DETORIT - Embattled German auto maker Volkswagen announced another step toward its corporate transformation on Monday, unveiling a new fully electric, autonomous prototype bus to join a coming family of electrified vehicles.
The reimagining of the iconic VW "hippy bus" popular in the 1960s and 1970s is expected to hit the roads at some point after 2020.
The plug-in concept van called the ID Buzz "stands for the new Volkswagen," Herbert Diess, head of the division which produces VW's namesake cars, announced at the start of the Detroit auto show.
The van, a sleeker more futuristic version of the 20th century relative, embodies what Volkswagen aims to be: "modern, positive, emotional, future-oriented," he said.
But auto industry analysts say questions hang over the company's efforts to reinvent itself after the emissions scandal known as "dieselgate" that involved one of the largest US consumer class action cases ever and eroded the company's reputation.
Under a corporate plan announced in November, the company hopes to charge headlong into the already crowded American SUV market, develop new ride-hailing and digital technologies and begin producing millions of electric and hybrid cars over the next decade -- all sectors in which competitors have had lengthy head starts.
Jack Nerad, executive market analyst at Kelley Blue Book, said the VW plan, dubbed "Transform 2025+," seemed to have less to do with the company's bottom line than it did with healing the blight on its reputation.
"It almost strikes me as a public relations ploy versus an actual business strategy, something to take people's minds off of what was so bad," he told AFP.
Volkswagen shocked the world in 2015 when it admitted to deliberately configuring software on 11 million diesel cars worldwide to defeat pollution tests while emitting up to 40 times the permissible levels of harmful nitrogen oxide during actual driving.
On the eve of the auto show, federal police arrested a VW executive in Miami on charges in the emissions scandal. He was due to appear in court Monday on charges of lying to federal regulators investigating the case.
Volkswagen, which also produces the luxury Audi and Porsche brands, already reached agreements to fix or replace all the models sold in the US that had the defeat software, for a total of about $16 billion, including funds for environmental cleanup in California.
The company also is nearing a $2 billion settlement with US authorities to resolve the criminal probe, The New York Times reported Friday, citing people familiar with the negotiations.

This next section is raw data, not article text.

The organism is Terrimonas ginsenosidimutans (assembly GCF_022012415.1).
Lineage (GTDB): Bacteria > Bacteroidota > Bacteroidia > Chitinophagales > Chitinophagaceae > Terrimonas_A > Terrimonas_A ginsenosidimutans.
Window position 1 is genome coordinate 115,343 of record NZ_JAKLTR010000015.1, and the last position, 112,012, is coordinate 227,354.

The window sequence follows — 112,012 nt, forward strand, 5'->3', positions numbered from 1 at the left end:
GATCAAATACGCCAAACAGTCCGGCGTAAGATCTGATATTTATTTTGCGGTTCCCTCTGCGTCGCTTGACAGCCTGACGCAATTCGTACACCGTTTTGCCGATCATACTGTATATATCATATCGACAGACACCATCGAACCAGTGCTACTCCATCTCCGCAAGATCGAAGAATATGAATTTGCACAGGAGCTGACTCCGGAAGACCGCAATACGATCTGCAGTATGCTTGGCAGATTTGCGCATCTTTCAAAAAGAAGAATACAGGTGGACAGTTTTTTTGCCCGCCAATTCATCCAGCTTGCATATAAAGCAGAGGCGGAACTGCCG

Just over a year after the scandal broke, Diess unveiled the three-pronged plan in which he said the company's namesake line of cars would "change radically."
"Very few things will stay as they are," he announced in November.
Speaking to reporters in Detroit on Sunday evening, Diess said Volkswagen's move into new markets was well timed.
"We will have our major offensive in the 2020 when we think EVs will get in to volume," he said, referring to electrified vehicles. "We have a very good stronghold in China where we have probably the main market for EVs. They will be strong."
In turning over a new leaf, however, Volkswagen appears to be late to the party.
While VW-branded cars have long had only a sliver of the US market at around two percent, competitors have seen record US sales driven by consumer demand for SUVs and light trucks, which made up nearly two-thirds of sales in 2016. VW's US sales declined 7.6 percent last year to just under 323,000 units.
And other players have long been in the race to produce mass-market, purely electric vehicles, including Chevrolet and Tesla, which are launching models in the US this year priced around $30,000.
While growing fast, the US market for hybrid and battery-electric vehicles is still very small, estimated at just under three percent in 2016, according to LMC Automotive.
"I don't see the market going to electrics nearly as fast as they think it could or will, certainly not in North America," Nerad of Kelley Blue Book said. "In North America, they haven't been a strong player for a long, long time anyway."
IHS Markit said last month that electrified vehicle sales might not reach 35 percent of the global market before 2040.
Sandy Schwartz, president of the Cox Automotive consultancy, said the US market still holds prospects for a turnaround for Volkswagen.
"I think people have a short memory. If they produce great cars, if they can really produce products that people want, they'll get this part behind them," he told AFP.
"I think there's a chance they could reemerge but it is not going to happen in a year or two. This is going to take time before they get this behind them."
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